26. On the nature of token coinage, see Say, Cours complet d'économie politique pratique, 3d ed. (Paris, 1852), vol, 1, p. 408; and Wagner, Theoretische Sozialökonomik (Leipzig, 1909), Part II pp. 504 ff. Very instructive discussions are to be found in the memoranda and debates that preceded the Belgian Token Coinage Act of 1860. In the memorandum of Pirmez, the nature of modern convertible token coins is characterized as follows: "With this property (of convertibility) the coins are no longer merely coins; they become claims, promises to pay. The holder no longer has a mere property right to the coin itself [jus in re]; he has a claim against the state to the amount of the nominal value of the coin [jus ad rem], a right which he can exercise at any moment by demanding its conversion. Token coins cease to be money and become a credit instrument [une institution de crédit], banknotes inscribed on pieces of metal ..." (see Loi décrétant la fabrication d'une monnaie d'appoint ... précédée des notes sur la monnaie de billon en Belgique ainsi que la discussion de la loi à la Chambre des Représentants [Brussels, 1860], p. 50).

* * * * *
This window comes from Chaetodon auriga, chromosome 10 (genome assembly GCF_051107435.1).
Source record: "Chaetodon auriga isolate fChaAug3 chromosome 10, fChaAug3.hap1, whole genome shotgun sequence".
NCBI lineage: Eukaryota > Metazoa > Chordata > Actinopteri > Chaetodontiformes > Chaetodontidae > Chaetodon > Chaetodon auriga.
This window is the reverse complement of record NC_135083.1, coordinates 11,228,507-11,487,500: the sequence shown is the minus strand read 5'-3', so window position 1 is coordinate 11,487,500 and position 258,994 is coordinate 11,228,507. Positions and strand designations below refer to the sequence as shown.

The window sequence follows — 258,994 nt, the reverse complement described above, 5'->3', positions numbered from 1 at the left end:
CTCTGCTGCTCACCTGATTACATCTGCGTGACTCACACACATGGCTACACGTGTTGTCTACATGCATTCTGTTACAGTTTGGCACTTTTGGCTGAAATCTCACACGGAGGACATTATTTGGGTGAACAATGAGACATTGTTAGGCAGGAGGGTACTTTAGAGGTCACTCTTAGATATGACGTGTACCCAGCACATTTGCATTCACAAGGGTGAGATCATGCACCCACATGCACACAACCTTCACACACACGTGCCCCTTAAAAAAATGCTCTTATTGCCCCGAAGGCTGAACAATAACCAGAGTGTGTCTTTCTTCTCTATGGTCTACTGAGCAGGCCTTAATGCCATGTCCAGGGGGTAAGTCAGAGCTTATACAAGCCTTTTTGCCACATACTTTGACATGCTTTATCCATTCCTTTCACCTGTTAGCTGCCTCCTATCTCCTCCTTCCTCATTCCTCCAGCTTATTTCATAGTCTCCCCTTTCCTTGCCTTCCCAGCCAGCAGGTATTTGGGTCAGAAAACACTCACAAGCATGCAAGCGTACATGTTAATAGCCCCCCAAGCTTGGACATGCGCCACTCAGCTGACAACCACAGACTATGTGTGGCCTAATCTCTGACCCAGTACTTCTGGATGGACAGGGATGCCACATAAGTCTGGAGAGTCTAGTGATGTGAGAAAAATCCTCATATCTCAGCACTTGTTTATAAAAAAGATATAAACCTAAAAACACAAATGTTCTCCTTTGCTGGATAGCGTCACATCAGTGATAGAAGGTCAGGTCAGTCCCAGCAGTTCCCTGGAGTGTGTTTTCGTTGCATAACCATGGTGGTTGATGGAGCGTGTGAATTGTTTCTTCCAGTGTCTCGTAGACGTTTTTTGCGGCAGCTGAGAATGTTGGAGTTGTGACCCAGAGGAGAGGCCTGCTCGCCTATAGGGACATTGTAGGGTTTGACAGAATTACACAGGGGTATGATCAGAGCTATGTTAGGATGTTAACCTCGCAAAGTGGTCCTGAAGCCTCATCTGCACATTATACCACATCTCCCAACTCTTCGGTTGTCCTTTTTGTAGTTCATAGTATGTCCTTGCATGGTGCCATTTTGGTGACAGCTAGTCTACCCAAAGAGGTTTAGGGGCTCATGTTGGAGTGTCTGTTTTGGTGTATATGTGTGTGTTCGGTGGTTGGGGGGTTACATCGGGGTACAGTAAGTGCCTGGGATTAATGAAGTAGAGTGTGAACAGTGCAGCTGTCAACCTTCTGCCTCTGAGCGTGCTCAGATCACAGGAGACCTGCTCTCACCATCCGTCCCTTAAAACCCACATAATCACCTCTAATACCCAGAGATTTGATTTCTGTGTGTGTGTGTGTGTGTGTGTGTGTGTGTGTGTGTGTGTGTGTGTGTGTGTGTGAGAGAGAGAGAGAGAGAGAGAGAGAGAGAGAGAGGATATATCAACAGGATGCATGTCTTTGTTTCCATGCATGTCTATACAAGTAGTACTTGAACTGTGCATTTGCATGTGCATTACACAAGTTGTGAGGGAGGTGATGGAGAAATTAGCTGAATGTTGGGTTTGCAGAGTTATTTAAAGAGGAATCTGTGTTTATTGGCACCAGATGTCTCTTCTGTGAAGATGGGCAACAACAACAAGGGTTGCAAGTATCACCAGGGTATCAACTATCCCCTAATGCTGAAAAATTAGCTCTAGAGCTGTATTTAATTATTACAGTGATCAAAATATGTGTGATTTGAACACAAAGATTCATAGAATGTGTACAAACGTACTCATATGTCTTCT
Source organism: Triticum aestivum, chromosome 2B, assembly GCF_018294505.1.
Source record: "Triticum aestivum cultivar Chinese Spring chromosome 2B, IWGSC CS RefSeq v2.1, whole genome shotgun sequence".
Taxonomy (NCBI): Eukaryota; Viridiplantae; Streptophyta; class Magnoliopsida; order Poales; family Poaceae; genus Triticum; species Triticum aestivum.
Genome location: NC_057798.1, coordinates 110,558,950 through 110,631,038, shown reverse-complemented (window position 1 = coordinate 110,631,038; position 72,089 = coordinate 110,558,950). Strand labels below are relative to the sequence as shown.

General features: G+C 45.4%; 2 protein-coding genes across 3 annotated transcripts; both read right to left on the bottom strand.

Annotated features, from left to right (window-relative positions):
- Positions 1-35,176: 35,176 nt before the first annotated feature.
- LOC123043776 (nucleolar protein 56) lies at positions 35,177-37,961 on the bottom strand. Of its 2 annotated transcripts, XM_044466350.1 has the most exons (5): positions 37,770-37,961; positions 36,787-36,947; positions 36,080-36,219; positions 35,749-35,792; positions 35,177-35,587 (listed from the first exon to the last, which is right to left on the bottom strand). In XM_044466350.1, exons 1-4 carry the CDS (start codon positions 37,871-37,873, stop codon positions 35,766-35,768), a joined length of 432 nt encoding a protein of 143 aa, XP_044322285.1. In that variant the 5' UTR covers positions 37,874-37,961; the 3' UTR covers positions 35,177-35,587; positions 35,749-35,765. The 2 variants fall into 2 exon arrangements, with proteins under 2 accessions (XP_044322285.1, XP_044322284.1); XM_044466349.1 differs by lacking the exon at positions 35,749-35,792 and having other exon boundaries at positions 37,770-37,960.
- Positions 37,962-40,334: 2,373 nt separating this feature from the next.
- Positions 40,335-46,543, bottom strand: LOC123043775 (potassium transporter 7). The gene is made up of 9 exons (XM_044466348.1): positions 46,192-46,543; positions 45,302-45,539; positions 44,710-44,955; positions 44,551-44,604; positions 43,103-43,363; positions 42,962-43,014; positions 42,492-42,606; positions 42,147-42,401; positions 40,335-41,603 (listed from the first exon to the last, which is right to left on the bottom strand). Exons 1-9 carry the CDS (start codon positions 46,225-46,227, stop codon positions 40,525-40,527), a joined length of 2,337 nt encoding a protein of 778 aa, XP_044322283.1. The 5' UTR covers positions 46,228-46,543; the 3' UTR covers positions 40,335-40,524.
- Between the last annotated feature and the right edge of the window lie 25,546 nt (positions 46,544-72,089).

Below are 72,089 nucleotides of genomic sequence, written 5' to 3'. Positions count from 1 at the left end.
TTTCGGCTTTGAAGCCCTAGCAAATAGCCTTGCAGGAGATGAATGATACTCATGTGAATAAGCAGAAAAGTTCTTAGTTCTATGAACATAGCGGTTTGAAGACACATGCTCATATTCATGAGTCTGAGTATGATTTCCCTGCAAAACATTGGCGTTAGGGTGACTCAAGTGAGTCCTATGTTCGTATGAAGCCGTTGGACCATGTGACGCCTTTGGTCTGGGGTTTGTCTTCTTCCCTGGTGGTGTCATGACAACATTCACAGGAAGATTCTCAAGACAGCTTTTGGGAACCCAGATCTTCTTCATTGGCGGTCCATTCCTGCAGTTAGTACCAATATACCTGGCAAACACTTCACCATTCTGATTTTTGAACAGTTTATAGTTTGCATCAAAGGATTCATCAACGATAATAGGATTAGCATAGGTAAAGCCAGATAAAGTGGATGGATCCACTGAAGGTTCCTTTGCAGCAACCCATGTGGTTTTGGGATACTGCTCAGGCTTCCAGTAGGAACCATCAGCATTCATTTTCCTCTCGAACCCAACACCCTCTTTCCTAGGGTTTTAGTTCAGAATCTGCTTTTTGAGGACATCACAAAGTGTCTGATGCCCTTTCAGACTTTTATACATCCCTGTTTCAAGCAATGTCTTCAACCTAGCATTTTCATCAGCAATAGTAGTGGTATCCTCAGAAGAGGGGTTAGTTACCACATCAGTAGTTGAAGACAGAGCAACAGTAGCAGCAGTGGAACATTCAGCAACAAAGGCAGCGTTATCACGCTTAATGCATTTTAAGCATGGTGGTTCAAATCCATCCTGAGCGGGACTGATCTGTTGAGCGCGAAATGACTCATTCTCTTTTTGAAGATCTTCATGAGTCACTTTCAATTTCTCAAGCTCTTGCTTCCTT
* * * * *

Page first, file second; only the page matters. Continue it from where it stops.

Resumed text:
27. The silver gulden in Austria-Hungary held the same position as the silver thaler in Germany from 1873 to 1907. It was legal tender, but economically a claim to money, since the bank-of-issue in fact always cashed it on demand.
28. See my articles "Das Problem gesetzlicher Aufnahme der Barzahlungen in Österreich-Ungarn," Jahrbuch für Gesetzgebung, Verwaltung und Volkswirtschaft im Deutschen Reich 33 (1909): 985-1037; "Zum Problem gesetzlicher Aufnahme der Barzahlungen in Österreich-Ungarn," ibid. 34 (1910): 1877-84; "The Foreign Exchange Policy of the Austro-Hungarian Bank," Economic Journal 19 (1909): 202-11; "Das vierte Privilegium der Österreichisch-Ungarischen Bank," Zeitschrift für Volkswirtschaft, Sozialpolitik und Verwaltung 21 (1922): 611-24.
29. See esp. Hammer, Die Hauptprinzipien des Geld-und Währungswesens und die Lösung der Valutafrage (Vienna, 1891), pp. 7 ff.; Gesell, Die Anpassung des Geldes und seiner Verwaltung an die Bedürfnisse des modernen Verkehres (Buenos Aires, 1897), pp. 21 ff.; Knapp, Staatliche Theorie des Geldes, 3d ed. (Munich, 1921), pp. 20 ff.
30. See Luschin, Allgemeine Münzkunde und Geldgeschichte des Mittelalters und der neureren Zeit (Munich, 1904), P. 215; Babelon, La théorie féodale de la monnaie (Extrait des mémoires de l'Académie des Inscriptions et Belles-Lettres, vol. 38, Part I [Paris, 1908], p. 35).